Bank lobby lashes out at credit unions

The nation’s biggest bank lobby sent Democratic leaders a letter Friday lashing out at credit unions for seeking to expand their lending authority to improve the economy.

In a lengthy letter to Speaker Nancy Pelosi (D-Calif.) and House Education and Labor Committee Chairman George Miller (D-Calif.), the American Bankers Association (ABA) urged lawmakers not to increase the amount of money credit unions may lend.

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ABA and 56 state and regional bank lobbying associations said lawmakers should “oppose this unnecessary expansion of lending authority.”

The bank lobby’s effort comes after Rep. Paul Kanjorski (D-Pa.) urged Pelosi and House leaders to raise the business lending cap for credit union members from 12.25 percent to 25 percent.

Kanjorski argued an increase would lead credit unions to lend more to small businesses and create as many as 100,000 jobs. Kanjorski personally appealed for the change with President Barack Obama on Air Force One as the president visited Allentown, Pa.

The bank lobbies said the change “will only increase the risk exposure of credit unions” and “result in credit unions straying further from their traditional mission of serving customers, particularly those of modest means.”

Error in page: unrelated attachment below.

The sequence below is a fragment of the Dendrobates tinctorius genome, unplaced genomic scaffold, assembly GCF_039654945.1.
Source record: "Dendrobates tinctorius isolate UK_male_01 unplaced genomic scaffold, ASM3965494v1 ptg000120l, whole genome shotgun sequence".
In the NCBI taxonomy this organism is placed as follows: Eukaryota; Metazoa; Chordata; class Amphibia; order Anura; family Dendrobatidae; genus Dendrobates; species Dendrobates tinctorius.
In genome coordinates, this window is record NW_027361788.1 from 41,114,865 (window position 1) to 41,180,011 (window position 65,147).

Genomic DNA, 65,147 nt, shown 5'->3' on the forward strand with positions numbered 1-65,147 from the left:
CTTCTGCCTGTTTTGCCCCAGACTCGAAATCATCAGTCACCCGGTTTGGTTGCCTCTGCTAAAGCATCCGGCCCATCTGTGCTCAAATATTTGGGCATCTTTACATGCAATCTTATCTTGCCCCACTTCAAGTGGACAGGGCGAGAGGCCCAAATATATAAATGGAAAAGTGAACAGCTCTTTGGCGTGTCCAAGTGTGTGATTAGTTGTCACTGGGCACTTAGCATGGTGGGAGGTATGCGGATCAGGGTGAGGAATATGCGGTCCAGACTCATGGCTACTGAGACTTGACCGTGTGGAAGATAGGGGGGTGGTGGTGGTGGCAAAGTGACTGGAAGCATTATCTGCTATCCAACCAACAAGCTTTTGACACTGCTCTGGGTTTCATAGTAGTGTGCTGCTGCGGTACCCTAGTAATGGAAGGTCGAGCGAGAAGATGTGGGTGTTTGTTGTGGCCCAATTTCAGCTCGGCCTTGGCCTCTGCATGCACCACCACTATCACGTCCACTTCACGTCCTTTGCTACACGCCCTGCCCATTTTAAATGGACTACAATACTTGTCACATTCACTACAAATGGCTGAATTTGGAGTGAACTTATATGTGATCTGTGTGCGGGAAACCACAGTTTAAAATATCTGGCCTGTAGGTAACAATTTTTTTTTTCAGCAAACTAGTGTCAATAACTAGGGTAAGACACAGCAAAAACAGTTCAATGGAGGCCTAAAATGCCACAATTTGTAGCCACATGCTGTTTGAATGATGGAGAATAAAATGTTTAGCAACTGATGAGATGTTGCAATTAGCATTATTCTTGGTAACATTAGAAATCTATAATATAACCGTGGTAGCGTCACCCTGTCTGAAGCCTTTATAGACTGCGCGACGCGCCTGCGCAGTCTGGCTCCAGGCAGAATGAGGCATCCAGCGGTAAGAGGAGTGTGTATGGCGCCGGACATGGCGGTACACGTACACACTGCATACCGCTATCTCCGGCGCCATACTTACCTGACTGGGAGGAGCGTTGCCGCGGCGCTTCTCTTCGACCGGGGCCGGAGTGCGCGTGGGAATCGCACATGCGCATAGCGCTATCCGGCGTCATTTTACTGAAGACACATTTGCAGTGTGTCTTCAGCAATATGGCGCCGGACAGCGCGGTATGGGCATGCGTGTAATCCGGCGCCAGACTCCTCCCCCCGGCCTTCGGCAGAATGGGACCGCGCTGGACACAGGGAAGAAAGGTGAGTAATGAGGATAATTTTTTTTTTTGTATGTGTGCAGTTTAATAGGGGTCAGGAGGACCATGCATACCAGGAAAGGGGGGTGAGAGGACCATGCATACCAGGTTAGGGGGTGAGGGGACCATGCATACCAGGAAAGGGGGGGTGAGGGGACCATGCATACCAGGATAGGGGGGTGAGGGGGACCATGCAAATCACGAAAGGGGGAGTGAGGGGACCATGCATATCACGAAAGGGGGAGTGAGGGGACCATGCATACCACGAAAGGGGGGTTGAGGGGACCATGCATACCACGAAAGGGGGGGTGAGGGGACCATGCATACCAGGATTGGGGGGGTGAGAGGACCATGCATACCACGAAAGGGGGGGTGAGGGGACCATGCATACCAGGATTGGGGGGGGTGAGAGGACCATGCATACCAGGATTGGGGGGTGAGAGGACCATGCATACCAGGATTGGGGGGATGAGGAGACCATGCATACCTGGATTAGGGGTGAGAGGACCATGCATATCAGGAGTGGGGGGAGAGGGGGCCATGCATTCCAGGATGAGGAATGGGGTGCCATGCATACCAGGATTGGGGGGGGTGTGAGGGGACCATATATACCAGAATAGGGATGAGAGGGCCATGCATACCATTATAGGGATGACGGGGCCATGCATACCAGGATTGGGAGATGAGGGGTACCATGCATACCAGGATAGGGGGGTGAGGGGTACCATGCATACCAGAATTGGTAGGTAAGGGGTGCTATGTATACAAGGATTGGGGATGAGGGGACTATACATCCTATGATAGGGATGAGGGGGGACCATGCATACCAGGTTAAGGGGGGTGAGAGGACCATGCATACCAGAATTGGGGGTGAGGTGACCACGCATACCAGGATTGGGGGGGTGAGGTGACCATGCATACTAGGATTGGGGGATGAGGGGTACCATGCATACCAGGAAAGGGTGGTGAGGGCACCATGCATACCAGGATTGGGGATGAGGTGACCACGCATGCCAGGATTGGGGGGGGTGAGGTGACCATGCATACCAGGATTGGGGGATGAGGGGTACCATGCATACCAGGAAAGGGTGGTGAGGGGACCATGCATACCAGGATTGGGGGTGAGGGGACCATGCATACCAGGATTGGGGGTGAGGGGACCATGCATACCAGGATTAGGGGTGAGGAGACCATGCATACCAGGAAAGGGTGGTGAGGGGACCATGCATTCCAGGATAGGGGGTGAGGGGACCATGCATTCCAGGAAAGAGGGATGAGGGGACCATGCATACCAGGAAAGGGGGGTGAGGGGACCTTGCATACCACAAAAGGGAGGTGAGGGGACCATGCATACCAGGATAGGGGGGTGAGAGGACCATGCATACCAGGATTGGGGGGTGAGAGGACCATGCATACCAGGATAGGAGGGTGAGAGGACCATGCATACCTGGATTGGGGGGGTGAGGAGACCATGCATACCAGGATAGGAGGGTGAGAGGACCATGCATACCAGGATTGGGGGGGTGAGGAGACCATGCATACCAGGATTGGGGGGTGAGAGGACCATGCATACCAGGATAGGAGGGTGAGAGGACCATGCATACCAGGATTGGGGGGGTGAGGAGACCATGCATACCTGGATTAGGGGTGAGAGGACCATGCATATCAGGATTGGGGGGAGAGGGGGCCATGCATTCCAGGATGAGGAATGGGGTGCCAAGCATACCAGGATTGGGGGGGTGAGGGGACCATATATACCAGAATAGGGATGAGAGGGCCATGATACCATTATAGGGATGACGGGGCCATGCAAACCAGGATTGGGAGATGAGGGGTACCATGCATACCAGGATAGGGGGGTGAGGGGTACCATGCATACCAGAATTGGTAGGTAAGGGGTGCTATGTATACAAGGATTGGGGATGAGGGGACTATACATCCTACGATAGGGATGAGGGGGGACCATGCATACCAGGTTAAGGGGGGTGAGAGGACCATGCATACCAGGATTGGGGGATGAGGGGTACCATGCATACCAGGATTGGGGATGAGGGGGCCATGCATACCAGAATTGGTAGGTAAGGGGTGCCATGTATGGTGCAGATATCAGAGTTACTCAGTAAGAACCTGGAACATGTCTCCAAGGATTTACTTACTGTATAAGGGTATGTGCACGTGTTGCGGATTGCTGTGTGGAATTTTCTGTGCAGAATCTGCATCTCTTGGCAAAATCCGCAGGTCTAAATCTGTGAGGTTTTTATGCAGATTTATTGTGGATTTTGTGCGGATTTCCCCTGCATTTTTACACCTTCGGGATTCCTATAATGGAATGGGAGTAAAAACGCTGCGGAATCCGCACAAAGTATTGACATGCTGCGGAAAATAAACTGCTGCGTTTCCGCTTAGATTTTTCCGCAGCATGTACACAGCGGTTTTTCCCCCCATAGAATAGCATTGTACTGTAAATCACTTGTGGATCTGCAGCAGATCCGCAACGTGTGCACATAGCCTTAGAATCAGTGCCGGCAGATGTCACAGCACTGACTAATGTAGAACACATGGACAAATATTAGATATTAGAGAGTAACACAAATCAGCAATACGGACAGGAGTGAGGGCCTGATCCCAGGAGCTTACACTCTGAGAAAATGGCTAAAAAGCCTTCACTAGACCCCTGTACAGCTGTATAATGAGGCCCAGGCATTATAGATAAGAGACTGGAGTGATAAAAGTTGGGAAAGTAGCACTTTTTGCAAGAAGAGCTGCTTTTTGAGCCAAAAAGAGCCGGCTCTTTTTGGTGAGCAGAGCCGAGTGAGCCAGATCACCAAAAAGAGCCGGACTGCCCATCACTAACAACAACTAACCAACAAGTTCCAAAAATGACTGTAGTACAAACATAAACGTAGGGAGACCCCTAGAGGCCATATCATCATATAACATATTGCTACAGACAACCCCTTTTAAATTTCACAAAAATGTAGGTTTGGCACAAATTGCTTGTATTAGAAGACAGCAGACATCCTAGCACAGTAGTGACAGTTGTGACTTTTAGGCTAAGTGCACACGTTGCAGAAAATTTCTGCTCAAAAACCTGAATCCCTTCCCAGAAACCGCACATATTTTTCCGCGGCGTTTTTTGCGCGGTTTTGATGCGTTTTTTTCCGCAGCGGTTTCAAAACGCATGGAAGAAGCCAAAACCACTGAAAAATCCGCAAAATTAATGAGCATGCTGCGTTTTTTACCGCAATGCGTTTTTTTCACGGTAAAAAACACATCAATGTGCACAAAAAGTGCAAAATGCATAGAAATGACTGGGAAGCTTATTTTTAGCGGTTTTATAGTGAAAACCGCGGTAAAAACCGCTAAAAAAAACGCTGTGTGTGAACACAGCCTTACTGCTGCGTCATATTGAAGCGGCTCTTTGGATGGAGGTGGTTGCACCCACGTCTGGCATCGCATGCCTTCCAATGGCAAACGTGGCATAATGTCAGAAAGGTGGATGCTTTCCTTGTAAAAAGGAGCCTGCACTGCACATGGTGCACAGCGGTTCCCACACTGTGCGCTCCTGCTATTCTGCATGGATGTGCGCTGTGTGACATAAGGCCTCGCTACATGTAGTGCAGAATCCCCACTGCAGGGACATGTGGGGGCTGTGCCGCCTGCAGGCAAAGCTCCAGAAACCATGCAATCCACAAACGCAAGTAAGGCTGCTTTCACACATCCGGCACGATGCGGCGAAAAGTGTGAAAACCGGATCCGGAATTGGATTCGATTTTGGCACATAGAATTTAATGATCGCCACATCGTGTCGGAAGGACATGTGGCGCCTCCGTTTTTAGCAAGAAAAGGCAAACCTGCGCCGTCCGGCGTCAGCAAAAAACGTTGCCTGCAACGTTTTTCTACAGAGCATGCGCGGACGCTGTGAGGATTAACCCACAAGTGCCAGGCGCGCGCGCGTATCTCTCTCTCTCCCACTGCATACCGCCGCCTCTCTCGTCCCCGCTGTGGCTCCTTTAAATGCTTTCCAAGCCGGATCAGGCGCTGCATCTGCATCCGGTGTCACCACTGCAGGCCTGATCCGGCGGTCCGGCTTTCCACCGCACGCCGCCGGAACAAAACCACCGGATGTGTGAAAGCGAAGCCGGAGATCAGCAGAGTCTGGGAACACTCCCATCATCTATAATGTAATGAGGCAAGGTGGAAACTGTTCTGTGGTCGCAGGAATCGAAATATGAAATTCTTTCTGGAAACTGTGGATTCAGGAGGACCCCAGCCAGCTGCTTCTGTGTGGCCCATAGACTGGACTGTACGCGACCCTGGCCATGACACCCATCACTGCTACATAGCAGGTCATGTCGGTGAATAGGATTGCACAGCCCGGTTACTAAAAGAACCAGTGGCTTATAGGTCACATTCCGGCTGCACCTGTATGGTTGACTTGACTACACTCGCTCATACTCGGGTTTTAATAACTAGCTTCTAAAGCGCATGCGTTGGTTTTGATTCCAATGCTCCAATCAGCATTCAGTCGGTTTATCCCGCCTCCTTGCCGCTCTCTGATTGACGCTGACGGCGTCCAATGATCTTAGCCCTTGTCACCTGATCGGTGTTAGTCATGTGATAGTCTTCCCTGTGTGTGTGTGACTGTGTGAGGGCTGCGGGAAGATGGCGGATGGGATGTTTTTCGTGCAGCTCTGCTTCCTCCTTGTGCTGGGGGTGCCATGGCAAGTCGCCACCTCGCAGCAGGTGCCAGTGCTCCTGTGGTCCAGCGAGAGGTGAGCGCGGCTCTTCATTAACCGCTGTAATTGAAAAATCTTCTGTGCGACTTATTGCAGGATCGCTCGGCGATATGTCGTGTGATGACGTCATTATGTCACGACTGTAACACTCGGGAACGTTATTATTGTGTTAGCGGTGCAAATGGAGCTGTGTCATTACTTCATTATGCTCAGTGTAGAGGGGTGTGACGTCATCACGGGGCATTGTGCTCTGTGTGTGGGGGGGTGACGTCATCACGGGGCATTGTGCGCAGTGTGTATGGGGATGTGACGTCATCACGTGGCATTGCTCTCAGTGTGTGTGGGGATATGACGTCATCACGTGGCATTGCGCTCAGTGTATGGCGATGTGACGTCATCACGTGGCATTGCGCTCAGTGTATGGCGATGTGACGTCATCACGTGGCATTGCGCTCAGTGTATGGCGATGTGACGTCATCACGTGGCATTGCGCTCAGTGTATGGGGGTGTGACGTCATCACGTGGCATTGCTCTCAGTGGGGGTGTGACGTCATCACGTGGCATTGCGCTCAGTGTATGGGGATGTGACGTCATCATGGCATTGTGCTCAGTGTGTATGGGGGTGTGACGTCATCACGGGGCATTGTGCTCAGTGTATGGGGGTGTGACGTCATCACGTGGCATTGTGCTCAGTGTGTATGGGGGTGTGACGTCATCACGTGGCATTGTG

Credit unions and banks have fought a lengthy battle over the issue.

Credit union lobbying groups immediately shot back, saying banks have failed to increase lending to small business attempting to weather the bleak economy.

“I continue to find it interesting that the ABA and the cabal of state banking organizations continue to focus on credit unions while the [Federal Deposit Insurance Corporation] continues to take over a record number of banks,” said Dan Berger, executive vice president at the National Association of Federal Credit Unions (NAFCU). “Like my grandfather used to say … those in glass houses.”

Dan Mica, president of the Credit Union National Association, said bankers are doing a "grave disservice" by lobbying against the change.

“As they have too often throughout the nation’s financial crisis, the bankers are thinking only of themselves at a time when small businesses are in dire need of access to credit," Mica said in a statement.